The document is an internal Centers for Disease Control and Prevention slide presentation, shared within the CDC and obtained by The Washington Post. It captures the struggle of the nation’s top public health agency to persuade the public to embrace vaccination and prevention measures, including mask-wearing, as cases surge across the United States and new research suggests vaccinated people can spread the virus.
The document strikes an urgent note, revealing the agency knows it must revamp its public messaging to emphasize vaccination as the best defense against a variant so contagious that it acts almost like a different novel virus, leaping from target to target more swiftly than Ebola or the common cold.
It cites a combination of recently obtained, still-unpublished data from outbreak investigations and outside studies showing that vaccinated individuals infected with delta may be able to transmit the virus as easily as those who are unvaccinated. Vaccinated people infected with delta have measurable viral loads similar to those who are unvaccinated and infected with the variant.
“I finished reading it significantly more concerned than when I began,” Robert Wachter, chairman of the Department of Medicine at the University of California at San Francisco, wrote in an email.
The document presents new science but also suggests a new strategy is needed on communication, noting that public trust in vaccines may be undermined when people experience or hear about breakthrough cases, especially after public health officials have described them as rare.
Matthew Seeger, a risk communication expert at Wayne State University in Detroit, said a lack of communication about breakthrough infections has proved problematic. Because public health officials had emphasized the great efficacy of the vaccines, the realization that they aren’t perfect may feel like a betrayal.
“We’ve done a great job of telling the public these are miracle vaccines,” Seeger said. “We have probably fallen a little into the trap of over-reassurance, which is one of the challenges of any crisis communication circumstance.”
The CDC’s revised mask guidance stops short of what the internal document calls for. “Given higher transmissibility and current vaccine coverage, universal masking is essential to reduce transmission of the Delta variant,” it states.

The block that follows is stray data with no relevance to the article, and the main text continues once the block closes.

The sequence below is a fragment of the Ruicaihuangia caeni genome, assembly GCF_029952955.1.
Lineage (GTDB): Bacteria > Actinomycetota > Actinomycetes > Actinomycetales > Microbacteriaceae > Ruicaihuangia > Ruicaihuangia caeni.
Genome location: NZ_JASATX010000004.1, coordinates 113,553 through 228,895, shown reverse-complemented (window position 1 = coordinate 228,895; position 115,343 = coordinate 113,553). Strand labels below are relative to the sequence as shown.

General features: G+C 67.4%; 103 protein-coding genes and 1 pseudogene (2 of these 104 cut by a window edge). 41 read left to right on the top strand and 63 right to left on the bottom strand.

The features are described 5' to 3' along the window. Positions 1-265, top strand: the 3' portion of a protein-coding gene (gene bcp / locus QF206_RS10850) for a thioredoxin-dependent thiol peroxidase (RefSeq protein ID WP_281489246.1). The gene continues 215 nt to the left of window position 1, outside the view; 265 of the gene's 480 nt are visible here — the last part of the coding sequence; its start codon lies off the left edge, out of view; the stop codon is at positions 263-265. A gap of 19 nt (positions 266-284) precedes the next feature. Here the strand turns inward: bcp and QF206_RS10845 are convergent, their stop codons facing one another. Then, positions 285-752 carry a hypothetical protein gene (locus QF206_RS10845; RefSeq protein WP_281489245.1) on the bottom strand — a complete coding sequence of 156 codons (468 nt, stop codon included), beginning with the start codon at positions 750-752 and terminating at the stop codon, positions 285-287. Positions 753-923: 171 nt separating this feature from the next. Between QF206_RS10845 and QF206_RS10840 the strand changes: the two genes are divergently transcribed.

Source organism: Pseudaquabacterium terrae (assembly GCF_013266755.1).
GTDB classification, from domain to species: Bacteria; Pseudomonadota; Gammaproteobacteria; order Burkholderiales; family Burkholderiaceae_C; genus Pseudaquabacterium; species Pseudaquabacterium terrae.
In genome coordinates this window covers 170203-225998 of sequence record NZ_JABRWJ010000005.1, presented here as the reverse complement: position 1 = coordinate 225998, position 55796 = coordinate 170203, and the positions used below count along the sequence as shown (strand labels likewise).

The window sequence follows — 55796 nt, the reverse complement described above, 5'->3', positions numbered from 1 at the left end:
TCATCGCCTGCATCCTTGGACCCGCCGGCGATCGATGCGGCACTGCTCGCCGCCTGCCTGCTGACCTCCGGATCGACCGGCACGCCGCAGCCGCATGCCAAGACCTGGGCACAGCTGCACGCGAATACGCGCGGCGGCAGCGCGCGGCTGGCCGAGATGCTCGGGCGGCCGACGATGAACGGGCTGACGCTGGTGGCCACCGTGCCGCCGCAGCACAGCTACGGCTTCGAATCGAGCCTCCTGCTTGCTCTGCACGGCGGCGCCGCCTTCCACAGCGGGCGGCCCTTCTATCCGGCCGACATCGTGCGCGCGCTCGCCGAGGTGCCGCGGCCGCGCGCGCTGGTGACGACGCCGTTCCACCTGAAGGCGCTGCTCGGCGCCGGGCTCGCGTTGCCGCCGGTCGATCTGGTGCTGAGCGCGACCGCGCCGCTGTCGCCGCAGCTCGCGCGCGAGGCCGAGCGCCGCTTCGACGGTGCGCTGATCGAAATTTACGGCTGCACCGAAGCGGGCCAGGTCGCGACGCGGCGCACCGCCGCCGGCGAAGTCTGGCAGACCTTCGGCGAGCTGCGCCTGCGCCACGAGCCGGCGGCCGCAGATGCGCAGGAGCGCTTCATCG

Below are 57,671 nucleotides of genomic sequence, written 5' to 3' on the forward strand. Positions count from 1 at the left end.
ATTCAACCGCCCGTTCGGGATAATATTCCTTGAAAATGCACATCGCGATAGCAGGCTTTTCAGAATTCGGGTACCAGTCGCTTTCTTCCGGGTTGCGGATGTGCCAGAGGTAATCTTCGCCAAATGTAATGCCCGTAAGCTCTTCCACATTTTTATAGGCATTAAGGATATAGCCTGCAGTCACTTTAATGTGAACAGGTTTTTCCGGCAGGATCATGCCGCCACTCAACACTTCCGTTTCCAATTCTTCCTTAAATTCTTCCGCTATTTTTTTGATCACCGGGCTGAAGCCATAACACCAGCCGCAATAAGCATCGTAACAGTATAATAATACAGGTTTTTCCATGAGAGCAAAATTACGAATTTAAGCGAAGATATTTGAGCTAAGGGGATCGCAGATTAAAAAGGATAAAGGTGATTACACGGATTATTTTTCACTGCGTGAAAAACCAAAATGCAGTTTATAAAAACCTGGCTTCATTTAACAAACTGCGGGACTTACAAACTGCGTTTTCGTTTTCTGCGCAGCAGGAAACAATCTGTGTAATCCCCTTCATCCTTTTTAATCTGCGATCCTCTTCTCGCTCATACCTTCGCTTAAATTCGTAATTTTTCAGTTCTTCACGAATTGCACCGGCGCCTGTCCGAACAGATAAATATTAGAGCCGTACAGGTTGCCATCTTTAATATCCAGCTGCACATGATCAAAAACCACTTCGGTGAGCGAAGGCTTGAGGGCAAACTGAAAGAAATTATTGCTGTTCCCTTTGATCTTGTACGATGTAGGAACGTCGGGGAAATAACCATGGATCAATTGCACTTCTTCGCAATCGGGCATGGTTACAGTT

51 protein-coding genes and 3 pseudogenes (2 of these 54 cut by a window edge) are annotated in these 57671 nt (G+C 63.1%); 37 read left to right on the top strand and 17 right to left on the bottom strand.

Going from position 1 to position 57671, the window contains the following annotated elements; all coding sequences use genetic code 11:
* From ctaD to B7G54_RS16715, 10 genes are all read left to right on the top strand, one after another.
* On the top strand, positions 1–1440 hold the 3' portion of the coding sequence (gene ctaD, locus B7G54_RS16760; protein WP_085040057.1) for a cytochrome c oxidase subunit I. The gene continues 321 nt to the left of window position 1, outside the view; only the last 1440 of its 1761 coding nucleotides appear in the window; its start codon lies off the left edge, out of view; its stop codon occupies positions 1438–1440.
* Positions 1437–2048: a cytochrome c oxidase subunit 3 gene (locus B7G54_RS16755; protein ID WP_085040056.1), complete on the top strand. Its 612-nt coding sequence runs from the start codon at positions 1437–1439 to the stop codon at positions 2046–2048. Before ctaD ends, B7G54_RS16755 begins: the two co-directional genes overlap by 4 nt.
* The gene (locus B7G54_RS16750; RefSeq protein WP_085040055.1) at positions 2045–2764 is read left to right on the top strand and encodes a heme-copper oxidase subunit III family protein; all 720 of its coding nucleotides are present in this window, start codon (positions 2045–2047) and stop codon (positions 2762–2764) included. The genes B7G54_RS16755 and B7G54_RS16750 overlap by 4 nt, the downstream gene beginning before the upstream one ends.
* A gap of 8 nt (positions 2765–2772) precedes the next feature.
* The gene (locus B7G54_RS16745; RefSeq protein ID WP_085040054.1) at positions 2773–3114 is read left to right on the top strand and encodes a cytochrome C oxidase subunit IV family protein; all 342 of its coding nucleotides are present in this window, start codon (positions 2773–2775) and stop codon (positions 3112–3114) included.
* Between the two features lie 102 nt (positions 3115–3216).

The CDC bears some responsibility for this state of affairs, and possibly not only for messaging during the Trump era.Some argue that it should not have previously relaxed masking guidance. Because there was no way to prevent unvaccinated people from going unmasked, the net effect was a collapse of masking norms.
I don’t know if that’s right, but its not obvious to me what kinds of communications strategies can overcome relentless anti-mask rhetoric from conservative media and Republican officials. Even the belated realization that killing your constituents isn’t a great political strategy seems to only extend to vaccines. Masks are still an instrument of totalitarianism. Or something.
To wit: I first learned about the new guidelines on Facebook – from conservatives blasting the CDC as “politicized” and “untrustworthy,” as well as channeling Kevin McCarthy’s “argument” against the new guidelines.
Without that evidence released though, this week’s mask announcement triggered fierce pushback among many conservatives, including House GOP Leader Kevin McCarthy who claimed the CDC’s decision relied solely on research from India that wasn’t peer-reviewed.
But that claim is misleading. The CDC indeed cites research from India on viral loads as adding to global concerns about transmission post-vaccination. The agency, however, also makes clear that other research and additional studies were under way. And at no point does the CDC cite the research in India as the sole justification for its new mask guidance.
“These early data suggest that breakthrough delta infections are transmissible,” the CDC said of the research in India. “Unpublished data are consistent with this, and additional data collection and studies are underway to understand the level and duration of transmissibility from delta vaccine breakthrough infections in the United States and other settings,” the CDC wrote in a science brief posted online.
McCarthy’s office did not respond to a request for comment on the misleading allegation, which was echoed by other Republicans on Twitter.
“Remember what I said about public health officials losing our trust?” tweeted Texas GOP Rep. Dan Crenshaw.
I’m still processing what this means in terms of visiting my parents – my father, it turns out, needs to be revaccinated. Georgetown is reopening this fall, albeit with a fairly strict vaccination and testing protocol. Still, I’d lay good odds on an outbreak and significant teaching disruptions.
How are you all doing?